Decatur Family Law and Probate Attorney

Co-parenting a teenager takes teamwork

| Aug 3, 2020 | Uncategorized

When you go through a divorce, you end your romantic relationship, but you’ll still have a parenting relationship if you share children. When there’s a teen in the picture, you have to think carefully about how the co-parenting relationship is going to work. 

There are several issues that are specific to having teenage children. Understanding these and trying to work things out before urgent situations come up may help you to keep stress at bay during this period. Consider these:

  • Employment issues: Some teens want to have a job. Discuss this with your ex to ensure that there is support for the job since it is likely going to take time away from both parents.
  • Driving and insurance: Teens look forward to getting a driver’s license. The terms for this and related factors like insurance coverage are important. 
  • Tattoos and piercings: Some parents don’t mind teens having tattoos and piercing, but others have a big problem with it. 
  • Haircuts and grooming: It’s possible that some parents might feel strongly about things like haircuts, makeup and other grooming options.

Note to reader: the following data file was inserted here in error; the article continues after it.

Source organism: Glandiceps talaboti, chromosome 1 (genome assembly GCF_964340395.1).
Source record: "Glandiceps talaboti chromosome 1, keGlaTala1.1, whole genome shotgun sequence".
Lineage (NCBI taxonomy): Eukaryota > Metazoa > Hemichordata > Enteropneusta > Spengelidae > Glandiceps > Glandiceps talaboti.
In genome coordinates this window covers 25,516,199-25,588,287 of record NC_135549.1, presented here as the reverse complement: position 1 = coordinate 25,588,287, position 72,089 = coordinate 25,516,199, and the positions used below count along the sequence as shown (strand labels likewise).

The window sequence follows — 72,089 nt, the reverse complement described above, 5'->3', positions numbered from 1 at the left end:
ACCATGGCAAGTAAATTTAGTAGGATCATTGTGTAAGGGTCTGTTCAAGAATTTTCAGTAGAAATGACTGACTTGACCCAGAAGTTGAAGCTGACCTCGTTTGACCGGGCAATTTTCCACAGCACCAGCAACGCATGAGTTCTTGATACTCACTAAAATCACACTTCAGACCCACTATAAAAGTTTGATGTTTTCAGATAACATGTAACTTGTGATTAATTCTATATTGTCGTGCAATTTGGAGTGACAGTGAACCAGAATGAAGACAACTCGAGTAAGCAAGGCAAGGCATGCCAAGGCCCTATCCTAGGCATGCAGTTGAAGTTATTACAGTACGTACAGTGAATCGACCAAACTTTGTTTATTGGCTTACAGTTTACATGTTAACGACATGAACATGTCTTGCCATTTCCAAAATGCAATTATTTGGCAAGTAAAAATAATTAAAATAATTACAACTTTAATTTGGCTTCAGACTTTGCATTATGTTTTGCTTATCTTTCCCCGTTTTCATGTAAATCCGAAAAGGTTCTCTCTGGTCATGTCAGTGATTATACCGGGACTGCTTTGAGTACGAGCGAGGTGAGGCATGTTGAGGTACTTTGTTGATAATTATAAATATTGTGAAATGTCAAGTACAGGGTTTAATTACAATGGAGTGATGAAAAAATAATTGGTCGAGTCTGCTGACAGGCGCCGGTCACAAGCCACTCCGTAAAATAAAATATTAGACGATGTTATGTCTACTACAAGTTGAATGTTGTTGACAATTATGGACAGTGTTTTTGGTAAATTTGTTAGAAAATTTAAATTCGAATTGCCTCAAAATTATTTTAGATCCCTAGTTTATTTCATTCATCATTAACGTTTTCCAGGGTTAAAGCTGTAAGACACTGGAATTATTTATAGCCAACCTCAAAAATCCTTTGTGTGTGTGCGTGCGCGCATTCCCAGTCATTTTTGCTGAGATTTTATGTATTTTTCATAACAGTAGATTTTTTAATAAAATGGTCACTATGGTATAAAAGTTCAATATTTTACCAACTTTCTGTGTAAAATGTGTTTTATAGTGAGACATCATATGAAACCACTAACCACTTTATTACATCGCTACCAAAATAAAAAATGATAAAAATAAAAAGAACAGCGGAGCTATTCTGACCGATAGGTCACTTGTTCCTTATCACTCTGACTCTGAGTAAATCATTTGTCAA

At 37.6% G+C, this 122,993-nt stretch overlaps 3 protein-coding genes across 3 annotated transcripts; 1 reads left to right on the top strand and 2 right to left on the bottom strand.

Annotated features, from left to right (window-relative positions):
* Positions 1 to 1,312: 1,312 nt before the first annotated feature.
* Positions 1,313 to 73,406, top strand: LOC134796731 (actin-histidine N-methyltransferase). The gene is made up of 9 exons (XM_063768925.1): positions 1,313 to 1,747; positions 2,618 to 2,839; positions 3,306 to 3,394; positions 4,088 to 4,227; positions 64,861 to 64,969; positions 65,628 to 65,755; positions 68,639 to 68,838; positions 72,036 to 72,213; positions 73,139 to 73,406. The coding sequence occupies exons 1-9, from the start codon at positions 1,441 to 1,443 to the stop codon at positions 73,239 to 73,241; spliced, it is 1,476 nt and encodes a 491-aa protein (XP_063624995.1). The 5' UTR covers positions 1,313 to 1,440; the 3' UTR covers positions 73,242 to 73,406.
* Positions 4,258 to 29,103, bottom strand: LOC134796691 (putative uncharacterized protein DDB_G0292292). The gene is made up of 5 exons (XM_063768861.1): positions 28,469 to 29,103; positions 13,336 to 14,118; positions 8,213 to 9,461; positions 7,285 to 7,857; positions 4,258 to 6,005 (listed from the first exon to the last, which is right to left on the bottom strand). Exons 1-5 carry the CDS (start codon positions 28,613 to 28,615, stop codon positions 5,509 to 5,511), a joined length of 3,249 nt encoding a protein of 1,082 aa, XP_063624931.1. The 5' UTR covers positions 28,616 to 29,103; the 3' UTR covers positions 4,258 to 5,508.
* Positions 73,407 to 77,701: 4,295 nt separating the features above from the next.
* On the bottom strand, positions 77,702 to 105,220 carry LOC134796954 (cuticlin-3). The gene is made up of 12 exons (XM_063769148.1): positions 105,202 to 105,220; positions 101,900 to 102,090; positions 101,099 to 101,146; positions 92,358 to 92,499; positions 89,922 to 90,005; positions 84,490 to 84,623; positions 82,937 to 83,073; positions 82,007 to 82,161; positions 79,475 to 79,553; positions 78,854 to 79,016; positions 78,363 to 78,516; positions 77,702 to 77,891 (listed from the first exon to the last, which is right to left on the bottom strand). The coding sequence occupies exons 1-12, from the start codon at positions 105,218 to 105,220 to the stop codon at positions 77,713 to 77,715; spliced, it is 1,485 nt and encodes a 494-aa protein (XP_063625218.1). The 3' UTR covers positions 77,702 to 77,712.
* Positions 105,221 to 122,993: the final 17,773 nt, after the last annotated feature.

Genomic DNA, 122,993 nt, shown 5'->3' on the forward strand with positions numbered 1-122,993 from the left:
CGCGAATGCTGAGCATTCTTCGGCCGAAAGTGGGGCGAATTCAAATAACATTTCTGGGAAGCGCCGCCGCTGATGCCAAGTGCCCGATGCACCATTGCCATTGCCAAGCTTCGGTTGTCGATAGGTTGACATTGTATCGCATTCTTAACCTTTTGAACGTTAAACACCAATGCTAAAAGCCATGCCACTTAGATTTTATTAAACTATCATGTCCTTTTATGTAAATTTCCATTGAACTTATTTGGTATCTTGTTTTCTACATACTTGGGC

• Electronics: Teens should be responsible enough to have electronics, but they shouldn’t really be subjected to having to leave things like cellphones with one parent when they’re spending time with the other parent.
  • Chores and responsibilities: It’s often easier for parents to have a consistent set of rules about chores and other responsibilities that are the same between homes. Being able to discuss the similarities and differences from one house to the other might be beneficial for the teen.

Other issues, such as sexuality and substance abuse might also come up. These often have a moral basis for the parents. Working with your ex to determine how to handle all these matters in advance can help you to develop a plan that will help you get through the teenage years a bit easier. It often helps to work with an experienced advocate while you hammer out an agreement.